which [features] a range of different behaviours...

    including berating, [and]
    excluding and
    so on,

    ...constituted a workplace bullying.

    Perhaps his statement isn't the clearest that could be made, but parsed out, it is clear that that it wasn't the unfriending by itself that got Bird in trouble.

    What got Bird in trouble was the (from the ruling) evidence of "18 separate instances of unreasonable behavior" against Roberts, just one of which was Bird unfriending Roberts on Facebook.

    So what is bullying?

    "Mr. Boyd was shocked by the actions and tone of voice of Mrs. Bird." When the third party visitor is shocked, that's evidence of bullying.

    When Roberts complains that a work item is deliberately left undone in an inbox for 9 days and Mr Bird is told it was filed "in the wrong folder", that's certainly of interest. But Roberts showed the request form to Mr. Bird on that date...did she get it from the inbox or from the "misfiled folder"? Evidence of bullying.

    Mrs. Bird willfully damaged Roberts' relationship with clients: evidence of bullying.

    When you accuse an employee of being a lesbian because the client is, when you tease the employee about sexual matters, that's evidence of bullying.

    Etc. Frankly, I think even these few are enough, so I'm not going to bother to continue.

    Unfriending is just icing on the cake.

    So taken on whole, yes unfriending can be evidence. It's not proof by itself, but if you're a bully then you will show lots of nasty behaviors (including maybe unfriending). When all that proof of your misbehavior is brought into court, you will--or at least should--get what you deserve.

  • Sep 25th, 2015 @ 2:29am

    Hemp without psychoactives

    "Other scientists have coaxed yeast into producing THC (tetrahydrocannabinol), one of the psychoactive compounds in marijuana."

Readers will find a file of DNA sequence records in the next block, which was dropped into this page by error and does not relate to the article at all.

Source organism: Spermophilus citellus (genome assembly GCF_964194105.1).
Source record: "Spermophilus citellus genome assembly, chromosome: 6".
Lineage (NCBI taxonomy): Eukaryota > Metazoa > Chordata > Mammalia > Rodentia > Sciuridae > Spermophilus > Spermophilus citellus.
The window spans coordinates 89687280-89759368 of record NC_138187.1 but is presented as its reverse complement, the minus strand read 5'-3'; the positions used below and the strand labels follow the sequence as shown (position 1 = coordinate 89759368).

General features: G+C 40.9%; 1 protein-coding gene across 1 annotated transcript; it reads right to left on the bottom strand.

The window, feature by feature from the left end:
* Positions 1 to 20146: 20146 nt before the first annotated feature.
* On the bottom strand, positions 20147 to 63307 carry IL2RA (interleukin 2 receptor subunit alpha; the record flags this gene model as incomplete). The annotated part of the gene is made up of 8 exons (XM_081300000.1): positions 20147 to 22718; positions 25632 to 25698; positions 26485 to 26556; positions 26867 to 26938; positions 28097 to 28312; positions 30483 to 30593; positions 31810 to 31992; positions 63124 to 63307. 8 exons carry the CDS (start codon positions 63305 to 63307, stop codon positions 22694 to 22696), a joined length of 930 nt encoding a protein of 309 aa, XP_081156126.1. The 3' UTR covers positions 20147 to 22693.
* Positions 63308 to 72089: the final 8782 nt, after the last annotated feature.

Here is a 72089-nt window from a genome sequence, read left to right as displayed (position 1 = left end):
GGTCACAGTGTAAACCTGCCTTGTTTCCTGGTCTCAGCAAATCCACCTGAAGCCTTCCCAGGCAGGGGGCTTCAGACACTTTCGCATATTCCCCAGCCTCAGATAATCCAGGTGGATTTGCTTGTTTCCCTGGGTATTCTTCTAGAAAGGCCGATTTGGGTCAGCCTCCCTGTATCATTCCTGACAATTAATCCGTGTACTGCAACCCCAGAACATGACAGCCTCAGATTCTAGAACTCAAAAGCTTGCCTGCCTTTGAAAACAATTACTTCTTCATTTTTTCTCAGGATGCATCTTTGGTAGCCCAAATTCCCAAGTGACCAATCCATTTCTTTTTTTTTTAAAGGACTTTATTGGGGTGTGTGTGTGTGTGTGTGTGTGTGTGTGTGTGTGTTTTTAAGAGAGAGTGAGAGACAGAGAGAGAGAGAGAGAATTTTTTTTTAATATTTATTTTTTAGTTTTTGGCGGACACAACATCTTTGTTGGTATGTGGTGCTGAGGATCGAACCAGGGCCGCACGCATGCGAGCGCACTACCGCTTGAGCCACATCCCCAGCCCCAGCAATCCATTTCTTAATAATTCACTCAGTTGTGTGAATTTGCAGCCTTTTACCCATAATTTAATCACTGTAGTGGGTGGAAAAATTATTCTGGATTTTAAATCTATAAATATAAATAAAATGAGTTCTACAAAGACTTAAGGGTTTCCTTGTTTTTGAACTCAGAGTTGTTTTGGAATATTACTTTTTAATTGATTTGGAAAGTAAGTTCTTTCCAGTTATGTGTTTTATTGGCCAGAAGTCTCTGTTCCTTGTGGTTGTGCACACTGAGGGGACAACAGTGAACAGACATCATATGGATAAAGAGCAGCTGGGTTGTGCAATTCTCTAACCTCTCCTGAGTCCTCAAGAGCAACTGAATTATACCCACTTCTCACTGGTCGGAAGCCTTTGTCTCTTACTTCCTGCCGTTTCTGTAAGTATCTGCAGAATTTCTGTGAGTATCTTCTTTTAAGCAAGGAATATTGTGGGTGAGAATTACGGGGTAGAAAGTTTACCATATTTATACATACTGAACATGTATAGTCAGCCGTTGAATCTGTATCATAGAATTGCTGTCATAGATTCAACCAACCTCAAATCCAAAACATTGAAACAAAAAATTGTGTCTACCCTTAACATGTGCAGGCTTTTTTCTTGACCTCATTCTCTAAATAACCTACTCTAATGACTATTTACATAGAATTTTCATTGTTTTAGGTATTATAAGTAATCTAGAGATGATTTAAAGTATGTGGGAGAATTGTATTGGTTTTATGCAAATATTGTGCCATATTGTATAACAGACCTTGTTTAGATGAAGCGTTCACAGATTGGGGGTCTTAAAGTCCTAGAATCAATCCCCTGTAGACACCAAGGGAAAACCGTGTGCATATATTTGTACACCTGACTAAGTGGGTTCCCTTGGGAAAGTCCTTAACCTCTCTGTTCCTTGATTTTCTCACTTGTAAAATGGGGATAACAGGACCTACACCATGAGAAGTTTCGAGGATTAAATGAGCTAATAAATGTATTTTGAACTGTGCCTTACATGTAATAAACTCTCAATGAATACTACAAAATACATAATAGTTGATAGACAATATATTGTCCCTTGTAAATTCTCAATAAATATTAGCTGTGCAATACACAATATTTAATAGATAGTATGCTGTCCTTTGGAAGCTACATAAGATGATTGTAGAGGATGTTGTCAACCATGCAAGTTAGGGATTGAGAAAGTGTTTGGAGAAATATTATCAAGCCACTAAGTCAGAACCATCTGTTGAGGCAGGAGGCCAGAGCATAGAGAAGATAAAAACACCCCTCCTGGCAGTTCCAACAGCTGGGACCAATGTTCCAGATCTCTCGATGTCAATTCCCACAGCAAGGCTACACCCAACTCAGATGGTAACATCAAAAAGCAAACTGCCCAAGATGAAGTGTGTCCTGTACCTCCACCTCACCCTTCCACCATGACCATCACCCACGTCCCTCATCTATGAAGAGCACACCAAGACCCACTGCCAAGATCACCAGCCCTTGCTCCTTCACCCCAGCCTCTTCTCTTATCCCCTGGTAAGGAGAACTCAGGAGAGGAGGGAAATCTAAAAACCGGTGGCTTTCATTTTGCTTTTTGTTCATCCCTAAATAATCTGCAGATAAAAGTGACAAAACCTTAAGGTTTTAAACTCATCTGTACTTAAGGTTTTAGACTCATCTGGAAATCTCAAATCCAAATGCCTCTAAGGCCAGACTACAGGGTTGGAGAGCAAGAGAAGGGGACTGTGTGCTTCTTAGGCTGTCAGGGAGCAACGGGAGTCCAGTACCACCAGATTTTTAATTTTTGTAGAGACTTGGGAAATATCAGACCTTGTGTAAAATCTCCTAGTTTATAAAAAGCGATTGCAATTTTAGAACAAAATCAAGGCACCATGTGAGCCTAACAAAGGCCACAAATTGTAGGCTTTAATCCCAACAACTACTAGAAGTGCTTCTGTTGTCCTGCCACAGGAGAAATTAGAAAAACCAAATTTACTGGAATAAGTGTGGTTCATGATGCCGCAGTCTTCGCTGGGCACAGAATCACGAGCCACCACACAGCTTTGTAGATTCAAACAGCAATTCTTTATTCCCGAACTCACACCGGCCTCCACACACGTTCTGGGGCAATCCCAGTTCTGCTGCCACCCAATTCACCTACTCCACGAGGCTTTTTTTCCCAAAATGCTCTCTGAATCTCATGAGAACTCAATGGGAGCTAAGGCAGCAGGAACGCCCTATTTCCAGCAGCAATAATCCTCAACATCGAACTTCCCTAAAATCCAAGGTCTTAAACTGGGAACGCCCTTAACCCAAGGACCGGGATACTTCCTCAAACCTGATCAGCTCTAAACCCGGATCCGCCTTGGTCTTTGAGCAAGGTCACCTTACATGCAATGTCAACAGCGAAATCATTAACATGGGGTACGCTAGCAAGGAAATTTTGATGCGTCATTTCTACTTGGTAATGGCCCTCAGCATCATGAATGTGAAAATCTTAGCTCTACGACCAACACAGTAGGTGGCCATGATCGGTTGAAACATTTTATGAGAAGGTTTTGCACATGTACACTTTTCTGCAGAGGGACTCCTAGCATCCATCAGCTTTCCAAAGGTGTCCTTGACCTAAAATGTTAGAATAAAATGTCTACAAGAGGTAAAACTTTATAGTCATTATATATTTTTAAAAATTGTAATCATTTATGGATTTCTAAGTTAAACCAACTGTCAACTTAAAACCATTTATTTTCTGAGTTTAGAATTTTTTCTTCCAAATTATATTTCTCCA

What I've been waiting for is someone to produce a hemp plant without any psychoactive compounds. I think having such a variant would add a lovely level of confusion to the ban on hemp plants, because hemp is valuable for other reasons besides smoking.

  • Sep 25th, 2015 @ 2:11am

    Settling doesn't mean a weak case

    Come on, plaintiffs in a lawsuit offer to settle all the time, even if the case is strong. In fact, especially if the case is strong, because it saves all those lawyer fees.

    We're all familiar with this approach, we've seen it on TV: "This is a nice little place; you wouldn't want anything to happen to it. Give us a little 'gratuity' to keep it safe."

  • Sep 21st, 2015 @ 10:09pm


    What the world is wrong with Hayward PD? If you want an FOIA request to go away, you need to demand, like, $300,000. You gotta use the big hammer if you want these slimy snoops to crawl back under their rock.

  • Sep 19th, 2015 @ 12:19pm

    Despotic authority

    I don't know why this is such a surprise. Fact is, TSA doesn't give a shit about any aspect of security.

    What it does care about, and always has, is its authority: its ability to impose despotic requirements on citizens, make the citizens jump through hoops, spend lots of taxpayer money (influence buying), and (from time to time) its authority to arrest citizens on trumped-up charges.

    Take that three ounce requirement for liquid containers. How many people seriously think that a limit of three ounces (actually, 3.4 ounces, 100 mL) of nitroglycerin or acetone peroxide is likely to save the plane? Right.

    No, in my estimation, the 100 mL limit was set for one reason alone: because it was not possible to buy a container of mouthwash/whatever of 100 mL or less. In other words, an absolute ban, with a pretense that it's not really absolute because, "We permit 3.4 ounces," and an absolute ban might be seen as "unreasonable".

    Power, despotic authority, that's the only goal. If you get a little pretend security on the side: nobody's perfect.

  • Sep 18th, 2015 @ 11:34am

    Third Amendment

    It must violate some of their Rights, it just has to. First Amendment, Second Amendment, Fifth Amendment, Fourth Amendment. They'd claim it violated their Third Amendment rights if they could come up with a theory...wait, military possible...

  • Sep 17th, 2015 @ 8:14pm

    Dumbest. Law. Ever

    "A hoax bomb includes a device that by its design causes reaction of any type by an official of a public safety agency."

    Over-broad? This is positively pan-galactic.

    According to this, a camera flash that causes a blink is a bomb. All those cellphones, I've seen a officials react to the phone ringing in their they should be arrested, right?

    "Kid shakes teacher's hand with a hand buzzer...convicted of having a hoax megaton nuke. Details at 11."

  • Sep 16th, 2015 @ 11:20am

    Coming soon? Hope springs eternal...

    Moore's Law and other advances in computing pretty much guarantee that 76 percent success rate will rise inexorably...

    If the Jordanians have done this publicly, you can bet that NSA has done it, and better, in secret.